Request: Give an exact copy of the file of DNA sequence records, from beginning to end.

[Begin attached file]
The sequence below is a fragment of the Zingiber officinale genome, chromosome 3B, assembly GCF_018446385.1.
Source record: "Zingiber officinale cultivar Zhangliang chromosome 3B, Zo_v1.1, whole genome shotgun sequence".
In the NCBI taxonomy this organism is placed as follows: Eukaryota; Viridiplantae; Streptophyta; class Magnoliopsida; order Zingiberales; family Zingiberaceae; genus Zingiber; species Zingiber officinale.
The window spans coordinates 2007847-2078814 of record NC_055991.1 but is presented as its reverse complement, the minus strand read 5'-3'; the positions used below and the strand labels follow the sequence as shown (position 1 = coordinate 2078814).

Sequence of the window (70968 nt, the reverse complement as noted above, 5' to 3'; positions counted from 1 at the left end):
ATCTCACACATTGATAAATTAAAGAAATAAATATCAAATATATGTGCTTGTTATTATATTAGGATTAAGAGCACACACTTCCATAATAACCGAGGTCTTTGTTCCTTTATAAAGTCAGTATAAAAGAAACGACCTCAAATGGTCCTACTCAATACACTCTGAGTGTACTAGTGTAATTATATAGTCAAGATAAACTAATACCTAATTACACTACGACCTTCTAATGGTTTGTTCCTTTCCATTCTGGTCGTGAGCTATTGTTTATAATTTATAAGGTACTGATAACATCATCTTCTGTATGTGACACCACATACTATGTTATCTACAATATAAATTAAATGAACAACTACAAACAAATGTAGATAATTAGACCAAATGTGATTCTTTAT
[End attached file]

The sequence below is a fragment of the Zingiber officinale genome, chromosome 3B, assembly GCF_018446385.1.
Source record: "Zingiber officinale cultivar Zhangliang chromosome 3B, Zo_v1.1, whole genome shotgun sequence".
In the NCBI taxonomy this organism is placed as follows: Eukaryota; Viridiplantae; Streptophyta; class Magnoliopsida; order Zingiberales; family Zingiberaceae; genus Zingiber; species Zingiber officinale.
The window spans coordinates 2007847-2078814 of record NC_055991.1 but is presented as its reverse complement, the minus strand read 5'-3'; the positions used below and the strand labels follow the sequence as shown (position 1 = coordinate 2078814).

Sequence of the window (70968 nt, the reverse complement as noted above, 5' to 3'; positions counted from 1 at the left end):
ATCTCACACATTGATAAATTAAAGAAATAAATATCAAATATATGTGCTTGTTATTATATTAGGATTAAGAGCACACACTTCCATAATAACCGAGGTCTTTGTTCCTTTATAAAGTCAGTATAAAAGAAACGACCTCAAATGGTCCTACTCAATACACTCTGAGTGTACTAGTGTAATTATATAGTCAAGATAAACTAATACCTAATTACACTACGACCTTCTAATGGTTTGTTCCTTTCCATTCTGGTCGTGAGCTATTGTTTATAATTTATAAGGTACTGATAACATCATCTTCTGTATGTGACACCACATACTATGTTATCTACAATATAAATTAAATGAACAACTACAAACAAATGTAGATAATTAGACCAAATGTGATTCTTTAT